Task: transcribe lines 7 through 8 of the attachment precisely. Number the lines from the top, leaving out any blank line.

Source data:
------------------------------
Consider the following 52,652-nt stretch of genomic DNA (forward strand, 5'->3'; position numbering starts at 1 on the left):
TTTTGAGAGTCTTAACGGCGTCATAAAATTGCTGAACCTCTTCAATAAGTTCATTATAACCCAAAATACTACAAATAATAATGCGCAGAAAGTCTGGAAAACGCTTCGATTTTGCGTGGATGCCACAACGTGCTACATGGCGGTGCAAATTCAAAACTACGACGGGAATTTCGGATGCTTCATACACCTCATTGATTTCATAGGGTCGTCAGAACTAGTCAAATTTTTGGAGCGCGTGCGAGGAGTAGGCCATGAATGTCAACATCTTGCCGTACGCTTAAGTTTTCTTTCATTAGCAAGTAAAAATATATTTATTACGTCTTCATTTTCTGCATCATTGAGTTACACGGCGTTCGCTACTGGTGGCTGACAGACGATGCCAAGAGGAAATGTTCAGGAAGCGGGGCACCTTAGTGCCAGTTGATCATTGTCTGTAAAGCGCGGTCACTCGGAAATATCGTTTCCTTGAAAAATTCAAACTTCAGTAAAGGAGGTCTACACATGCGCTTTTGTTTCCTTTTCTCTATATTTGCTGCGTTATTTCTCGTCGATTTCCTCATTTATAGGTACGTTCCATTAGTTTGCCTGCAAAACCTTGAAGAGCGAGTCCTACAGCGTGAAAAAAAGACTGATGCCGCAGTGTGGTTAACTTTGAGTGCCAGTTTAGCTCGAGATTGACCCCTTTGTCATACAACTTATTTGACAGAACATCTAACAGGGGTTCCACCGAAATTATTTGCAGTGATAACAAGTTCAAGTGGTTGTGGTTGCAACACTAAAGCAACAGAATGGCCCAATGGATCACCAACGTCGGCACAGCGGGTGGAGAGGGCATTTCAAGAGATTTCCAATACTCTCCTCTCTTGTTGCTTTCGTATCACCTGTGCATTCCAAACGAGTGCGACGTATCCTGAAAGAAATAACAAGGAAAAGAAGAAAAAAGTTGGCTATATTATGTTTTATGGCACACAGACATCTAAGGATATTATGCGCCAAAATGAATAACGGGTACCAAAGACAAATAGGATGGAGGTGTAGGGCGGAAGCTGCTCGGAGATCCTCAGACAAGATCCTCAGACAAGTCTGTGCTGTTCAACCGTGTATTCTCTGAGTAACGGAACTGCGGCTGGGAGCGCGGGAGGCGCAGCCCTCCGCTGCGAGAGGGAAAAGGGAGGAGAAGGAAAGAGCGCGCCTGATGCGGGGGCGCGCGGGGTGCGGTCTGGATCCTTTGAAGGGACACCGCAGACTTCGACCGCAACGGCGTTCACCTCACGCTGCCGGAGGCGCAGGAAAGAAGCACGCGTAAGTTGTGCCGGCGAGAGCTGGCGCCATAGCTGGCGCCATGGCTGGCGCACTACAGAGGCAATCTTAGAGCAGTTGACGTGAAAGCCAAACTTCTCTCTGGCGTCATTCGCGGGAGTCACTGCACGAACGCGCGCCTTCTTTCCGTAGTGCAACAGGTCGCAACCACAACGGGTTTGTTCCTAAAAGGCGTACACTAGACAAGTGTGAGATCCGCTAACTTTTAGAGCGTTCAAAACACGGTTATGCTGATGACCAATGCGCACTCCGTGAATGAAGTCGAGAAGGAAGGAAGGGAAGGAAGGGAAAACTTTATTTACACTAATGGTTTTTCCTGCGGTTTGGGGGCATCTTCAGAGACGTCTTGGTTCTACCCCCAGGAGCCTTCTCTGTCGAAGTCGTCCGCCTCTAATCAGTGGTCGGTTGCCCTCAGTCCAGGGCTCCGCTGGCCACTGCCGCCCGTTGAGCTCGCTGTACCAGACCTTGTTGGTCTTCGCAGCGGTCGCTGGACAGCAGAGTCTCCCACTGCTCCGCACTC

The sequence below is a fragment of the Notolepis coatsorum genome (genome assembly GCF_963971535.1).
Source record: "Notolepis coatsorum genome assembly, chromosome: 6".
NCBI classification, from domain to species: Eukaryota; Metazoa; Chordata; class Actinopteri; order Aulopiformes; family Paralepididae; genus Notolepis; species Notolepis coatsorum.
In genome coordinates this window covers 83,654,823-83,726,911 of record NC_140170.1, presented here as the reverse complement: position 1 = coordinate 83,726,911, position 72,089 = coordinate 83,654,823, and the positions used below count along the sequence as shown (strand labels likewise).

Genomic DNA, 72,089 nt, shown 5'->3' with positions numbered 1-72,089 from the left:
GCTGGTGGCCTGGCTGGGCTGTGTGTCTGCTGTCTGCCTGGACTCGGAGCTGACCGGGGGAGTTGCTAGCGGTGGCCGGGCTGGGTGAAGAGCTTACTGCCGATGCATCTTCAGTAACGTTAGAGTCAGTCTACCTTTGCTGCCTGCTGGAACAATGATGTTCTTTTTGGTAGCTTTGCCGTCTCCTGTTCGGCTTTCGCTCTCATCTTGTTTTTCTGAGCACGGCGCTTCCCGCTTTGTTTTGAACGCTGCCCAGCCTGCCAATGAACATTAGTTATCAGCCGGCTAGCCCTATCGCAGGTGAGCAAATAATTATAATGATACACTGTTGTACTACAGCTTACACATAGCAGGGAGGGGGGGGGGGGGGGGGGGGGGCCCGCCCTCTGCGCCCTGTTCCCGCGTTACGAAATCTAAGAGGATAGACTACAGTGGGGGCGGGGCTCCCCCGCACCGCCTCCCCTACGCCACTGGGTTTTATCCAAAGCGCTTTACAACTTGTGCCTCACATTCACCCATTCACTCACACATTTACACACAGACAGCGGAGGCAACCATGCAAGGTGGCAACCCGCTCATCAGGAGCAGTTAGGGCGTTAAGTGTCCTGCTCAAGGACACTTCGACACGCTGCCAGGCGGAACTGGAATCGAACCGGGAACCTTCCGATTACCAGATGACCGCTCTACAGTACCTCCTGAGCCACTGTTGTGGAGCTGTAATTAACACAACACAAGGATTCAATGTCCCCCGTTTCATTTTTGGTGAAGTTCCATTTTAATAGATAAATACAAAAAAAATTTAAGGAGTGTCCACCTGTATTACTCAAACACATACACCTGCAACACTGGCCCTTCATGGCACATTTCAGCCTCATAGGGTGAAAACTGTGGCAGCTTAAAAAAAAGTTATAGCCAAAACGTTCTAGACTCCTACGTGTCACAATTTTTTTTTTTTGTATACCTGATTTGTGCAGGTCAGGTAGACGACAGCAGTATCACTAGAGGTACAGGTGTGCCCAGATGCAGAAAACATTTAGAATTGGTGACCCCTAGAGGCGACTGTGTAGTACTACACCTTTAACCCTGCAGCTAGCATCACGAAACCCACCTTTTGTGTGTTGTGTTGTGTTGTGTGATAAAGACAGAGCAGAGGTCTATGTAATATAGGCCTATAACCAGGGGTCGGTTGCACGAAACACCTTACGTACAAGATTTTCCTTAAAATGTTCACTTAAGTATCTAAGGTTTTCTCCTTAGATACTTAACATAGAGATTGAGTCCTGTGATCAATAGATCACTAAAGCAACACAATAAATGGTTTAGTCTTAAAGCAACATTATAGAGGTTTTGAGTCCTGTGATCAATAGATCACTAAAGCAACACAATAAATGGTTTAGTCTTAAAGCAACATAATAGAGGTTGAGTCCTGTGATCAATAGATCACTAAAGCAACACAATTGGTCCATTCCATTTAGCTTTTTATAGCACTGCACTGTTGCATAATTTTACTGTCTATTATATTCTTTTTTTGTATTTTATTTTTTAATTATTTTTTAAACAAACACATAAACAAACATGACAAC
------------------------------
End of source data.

Genomic DNA, 72,089 nt, shown 5'->3' with positions numbered 1-72,089 from the left:
GCTGGTGGCCTGGCTGGGCTGTGTGTCTGCTGTCTGCCTGGACTCGGAGCTGACCGGGGGAGTTGCTAGCGGTGGCCGGGCTGGGTGAAGAGCTTACTGCCGATGCATCTTCAGTAACGTTAGAGTCAGTCTACCTTTGCTGCCTGCTGGAACAATGATGTTCTTTTTGGTAGCTTTGCCGTCTCCTGTTCGGCTTTCGCTCTCATCTTGTTTTTCTGAGCACGGCGCTTCCCGCTTTGTTTTGAACGCTGCCCAGCCTGCCAATGAACATTAGTTATCAGCCGGCTAGCCCTATCGCAGGTGAGCAAATAATTATAATGATACACTGTTGTACTACAGCTTACACATAGCAGGGAGGGGGGGGGGGGGGGGGGGGGGCCCGCCCTCTGCGCCCTGTTCCCGCGTTACGAAATCTAAGAGGATAGACTACAGTGGGGGCGGGGCTCCCCCGCACCGCCTCCCCTACGCCACTGGGTTTTATCCAAAGCGCTTTACAACTTGTGCCTCACATTCACCCATTCACTCACACATTTACACACAGACAGCGGAGGCAACCATGCAAGGTGGCAACCCGCTCATCAGGAGCAGTTAGGGCGTTAAGTGTCCTGCTCAAGGACACTTCGACACGCTGCCAGGCGGAACTGGAATCGAACCGGGAACCTTCCGATTACCAGATGACCGCTCTACAGTACCTCCTGAGCCACTGTTGTGGAGCTGTAATTAACACAACACAAGGATTCAATGTCCCCCGTTTCATTTTTGGTGAAGTTCCATTTTAATAGATAAATACAAAAAAAATTTAAGGAGTGTCCACCTGTATTACTCAAACACATACACCTGCAACACTGGCCCTTCATGGCACATTTCAGCCTCATAGGGTGAAAACTGTGGCAGCTTAAAAAAAAGTTATAGCCAAAACGTTCTAGACTCCTACGTGTCACAATTTTTTTTTTTTGTATACCTGATTTGTGCAGGTCAGGTAGACGACAGCAGTATCACTAGAGGTACAGGTGTGCCCAGATGCAGAAAACATTTAGAATTGGTGACCCCTAGAGGCGACTGTGTAGTACTACACCTTTAACCCTGCAGCTAGCATCACGAAACCCACCTTTTGTGTGTTGTGTTGTGTTGTGTGATAAAGACAGAGCAGAGGTCTATGTAATATAGGCCTATAACCAGGGGTCGGTTGCACGAAACACCTTACGTACAAGATTTTCCTTAAAATGTTCACTTAAGTATCTAAGGTTTTCTCCTTAGATACTTAACATAGAGATTGAGTCCTGTGATCAATAGATCACTAAAGCAACACAATAAATGGTTTAGTCTTAAAGCAACATTATAGAGGTTTTGAGTCCTGTGATCAATAGATCACTAAAGCAACACAATAAATGGTTTAGTCTTAAAGCAACATAATAGAGGTTGAGTCCTGTGATCAATAGATCACTAAAGCAACACAATTGGTCCATTCCATTTAGCTTTTTATAGCACTGCACTGTTGCATAATTTTACTGTCTATTATATTCTTTTTTTGTATTTTATTTTTTAATTATTTTTTAAACAAACACATAAACAAACATGACAAC